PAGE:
Air Canada join IAGOS network to monitor air quality from the sky

Air Canada announced yesterday that they have joined the fleet of aircraft that carry diagnostic sensors through which the international non-profit organisation  In-Service Aircraft for a Global Observing System (IAGOS) can monitor air quality around the world.

The Air Canada Airbus A330 aircraft that has now been fitted with diagnostic sensors brings the active fleet up to nine, with airlines including Lufthansa, Cathay Pacific and Chins Airlines already involved in the scheme.

The IAGOS project has been designed to close the gap between the existing worldwide satellite and ground-based networks for atmospheric composition monitoring.

It takes two parts, IAGOS-CORE –  the instrumentation installed in long-range aircraft, which continuously measures important reactive gases and greenhouse gases (ozone, carbon monoxide, nitrogen oxides, carbon dioxide, methane, water vapour), as well as aerosol and cloud particles. The instrumentation is fully automated and can operate aboard the aircraft unattended for several weeks. The data are transmitted automatically to the database.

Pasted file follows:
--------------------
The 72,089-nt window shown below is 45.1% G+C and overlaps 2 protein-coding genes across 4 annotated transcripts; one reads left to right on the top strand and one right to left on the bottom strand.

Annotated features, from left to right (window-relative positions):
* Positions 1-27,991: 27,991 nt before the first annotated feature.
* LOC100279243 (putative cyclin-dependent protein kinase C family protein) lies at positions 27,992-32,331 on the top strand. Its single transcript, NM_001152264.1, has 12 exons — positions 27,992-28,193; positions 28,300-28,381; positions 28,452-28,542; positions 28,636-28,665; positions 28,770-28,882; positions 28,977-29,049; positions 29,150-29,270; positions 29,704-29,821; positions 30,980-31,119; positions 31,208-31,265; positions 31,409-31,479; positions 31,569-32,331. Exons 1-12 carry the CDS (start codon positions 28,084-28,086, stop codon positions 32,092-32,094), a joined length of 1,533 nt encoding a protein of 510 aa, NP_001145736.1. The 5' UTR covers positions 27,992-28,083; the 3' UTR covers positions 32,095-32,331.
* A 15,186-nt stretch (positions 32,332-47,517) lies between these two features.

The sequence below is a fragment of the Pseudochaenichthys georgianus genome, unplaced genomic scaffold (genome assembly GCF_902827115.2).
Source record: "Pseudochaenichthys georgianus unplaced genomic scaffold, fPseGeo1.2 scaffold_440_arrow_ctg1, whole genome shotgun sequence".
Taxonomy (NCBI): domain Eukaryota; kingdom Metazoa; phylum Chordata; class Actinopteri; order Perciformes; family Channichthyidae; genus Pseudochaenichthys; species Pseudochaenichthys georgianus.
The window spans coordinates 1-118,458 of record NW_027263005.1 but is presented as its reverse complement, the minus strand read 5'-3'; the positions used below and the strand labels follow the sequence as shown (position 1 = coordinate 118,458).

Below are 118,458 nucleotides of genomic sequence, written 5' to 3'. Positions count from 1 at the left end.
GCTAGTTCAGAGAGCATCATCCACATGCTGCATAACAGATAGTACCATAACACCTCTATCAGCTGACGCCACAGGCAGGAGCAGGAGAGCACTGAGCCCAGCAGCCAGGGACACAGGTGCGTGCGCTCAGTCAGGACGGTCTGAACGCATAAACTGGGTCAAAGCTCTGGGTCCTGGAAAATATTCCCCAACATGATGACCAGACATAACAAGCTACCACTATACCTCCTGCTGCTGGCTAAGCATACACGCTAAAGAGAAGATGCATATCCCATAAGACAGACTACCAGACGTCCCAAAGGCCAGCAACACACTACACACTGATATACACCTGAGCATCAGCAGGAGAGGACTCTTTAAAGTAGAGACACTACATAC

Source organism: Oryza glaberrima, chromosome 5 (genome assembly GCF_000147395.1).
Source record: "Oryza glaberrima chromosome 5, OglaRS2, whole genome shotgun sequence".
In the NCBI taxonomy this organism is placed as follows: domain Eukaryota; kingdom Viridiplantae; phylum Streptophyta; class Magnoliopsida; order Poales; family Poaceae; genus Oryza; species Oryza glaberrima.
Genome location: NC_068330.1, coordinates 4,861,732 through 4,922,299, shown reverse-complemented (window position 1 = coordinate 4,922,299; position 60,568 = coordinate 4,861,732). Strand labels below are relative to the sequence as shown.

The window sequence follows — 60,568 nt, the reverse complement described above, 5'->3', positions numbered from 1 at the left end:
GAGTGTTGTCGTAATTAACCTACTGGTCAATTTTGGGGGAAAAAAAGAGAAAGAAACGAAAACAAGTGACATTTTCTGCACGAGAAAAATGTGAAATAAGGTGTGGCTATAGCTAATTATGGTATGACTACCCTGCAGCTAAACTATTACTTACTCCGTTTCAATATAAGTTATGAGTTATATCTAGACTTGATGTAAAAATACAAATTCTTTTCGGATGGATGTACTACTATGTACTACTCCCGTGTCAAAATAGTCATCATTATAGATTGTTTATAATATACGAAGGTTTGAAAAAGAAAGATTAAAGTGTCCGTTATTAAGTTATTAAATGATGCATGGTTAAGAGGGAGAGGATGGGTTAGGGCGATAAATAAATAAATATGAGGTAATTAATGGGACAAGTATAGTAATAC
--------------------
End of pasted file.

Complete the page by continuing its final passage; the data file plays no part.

The other side of the operation is IAGOS-CARIBIC which involves the monthly deployment of a cargo container equipped with much more complex instrumentation that observes around 100 trace gases.

After just a few days in operation the Air Canada aircraft had already detected exceptional levels of carbon monoxide over eastern Canada emanating from the wildfires currently raging in Alberta.

In relation to this, Dr. Hannah Clark, Executive Secretary for IAGOS-AISBL said: ‘Scientists will use these data to understand the impact of events like this on the atmosphere, on air quality and ultimately on climate.’

Dr. David W. Tarasick, Senior Research Scientist at Environment and Climate Change Canada. said: ‘These precise measurements of Short-Lived Climate Pollutants will be very valuable for trend and process studies, addressing Environment and Climate Change Canada (ECCC) priorities to understand and track the origin, fate and impact of critical contaminants in the environment.

‘IAGOS data already have an important role in ECCC research and monitoring, and the addition of an Air Canada aircraft to the IAGOS fleet will greatly increase data availability over Canada, and permit better visualisation of the global movement of air pollution. This will allow us to better understand the impacts of wildfires and urban pollution, the additional impacts of climate change on these processes, and to evaluate the success of emissions reductions.’

IAGOS is supported by France, Germany and the UK and the airlines lend their support too by providing technical expertise during installation and deployment of the equipment and by waving the additional fuel costs incurred by carrying the equipment.




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